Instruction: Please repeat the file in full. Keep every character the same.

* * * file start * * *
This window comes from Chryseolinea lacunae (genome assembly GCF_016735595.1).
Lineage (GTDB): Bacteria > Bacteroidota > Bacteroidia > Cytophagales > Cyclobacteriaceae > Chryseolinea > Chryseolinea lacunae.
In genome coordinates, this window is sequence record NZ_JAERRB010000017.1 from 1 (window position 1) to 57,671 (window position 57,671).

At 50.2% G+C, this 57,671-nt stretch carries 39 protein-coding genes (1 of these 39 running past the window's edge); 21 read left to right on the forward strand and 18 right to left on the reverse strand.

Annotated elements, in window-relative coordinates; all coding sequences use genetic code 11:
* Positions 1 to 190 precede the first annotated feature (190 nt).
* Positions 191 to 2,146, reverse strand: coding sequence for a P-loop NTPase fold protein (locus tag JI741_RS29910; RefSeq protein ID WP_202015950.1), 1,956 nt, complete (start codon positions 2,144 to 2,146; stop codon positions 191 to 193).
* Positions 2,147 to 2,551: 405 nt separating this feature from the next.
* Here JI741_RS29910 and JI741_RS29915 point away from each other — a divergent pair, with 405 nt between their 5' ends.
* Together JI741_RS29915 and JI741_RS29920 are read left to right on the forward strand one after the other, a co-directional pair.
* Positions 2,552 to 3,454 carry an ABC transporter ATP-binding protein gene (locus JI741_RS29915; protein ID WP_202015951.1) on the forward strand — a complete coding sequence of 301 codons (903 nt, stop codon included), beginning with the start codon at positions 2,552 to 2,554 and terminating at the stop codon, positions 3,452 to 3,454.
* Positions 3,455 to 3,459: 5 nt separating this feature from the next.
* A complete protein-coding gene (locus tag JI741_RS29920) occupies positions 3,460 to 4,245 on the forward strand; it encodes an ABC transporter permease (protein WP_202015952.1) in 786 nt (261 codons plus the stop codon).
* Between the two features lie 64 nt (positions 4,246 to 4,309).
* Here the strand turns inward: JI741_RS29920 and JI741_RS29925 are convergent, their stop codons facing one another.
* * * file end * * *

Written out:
This window comes from Chryseolinea lacunae (genome assembly GCF_016735595.1).
Lineage (GTDB): Bacteria > Bacteroidota > Bacteroidia > Cytophagales > Cyclobacteriaceae > Chryseolinea > Chryseolinea lacunae.
In genome coordinates, this window is sequence record NZ_JAERRB010000017.1 from 1 (window position 1) to 57,671 (window position 57,671).

At 50.2% G+C, this 57,671-nt stretch carries 39 protein-coding genes (1 of these 39 running past the window's edge); 21 read left to right on the forward strand and 18 right to left on the reverse strand.

Annotated elements, in window-relative coordinates; all coding sequences use genetic code 11:
* Positions 1 to 190 precede the first annotated feature (190 nt).
* Positions 191 to 2,146, reverse strand: coding sequence for a P-loop NTPase fold protein (locus tag JI741_RS29910; RefSeq protein ID WP_202015950.1), 1,956 nt, complete (start codon positions 2,144 to 2,146; stop codon positions 191 to 193).
* Positions 2,147 to 2,551: 405 nt separating this feature from the next.
* Here JI741_RS29910 and JI741_RS29915 point away from each other — a divergent pair, with 405 nt between their 5' ends.
* Together JI741_RS29915 and JI741_RS29920 are read left to right on the forward strand one after the other, a co-directional pair.
* Positions 2,552 to 3,454 carry an ABC transporter ATP-binding protein gene (locus JI741_RS29915; protein ID WP_202015951.1) on the forward strand — a complete coding sequence of 301 codons (903 nt, stop codon included), beginning with the start codon at positions 2,552 to 2,554 and terminating at the stop codon, positions 3,452 to 3,454.
* Positions 3,455 to 3,459: 5 nt separating this feature from the next.
* A complete protein-coding gene (locus tag JI741_RS29920) occupies positions 3,460 to 4,245 on the forward strand; it encodes an ABC transporter permease (protein WP_202015952.1) in 786 nt (261 codons plus the stop codon).
* Between the two features lie 64 nt (positions 4,246 to 4,309).
* Here the strand turns inward: JI741_RS29920 and JI741_RS29925 are convergent, their stop codons facing one another.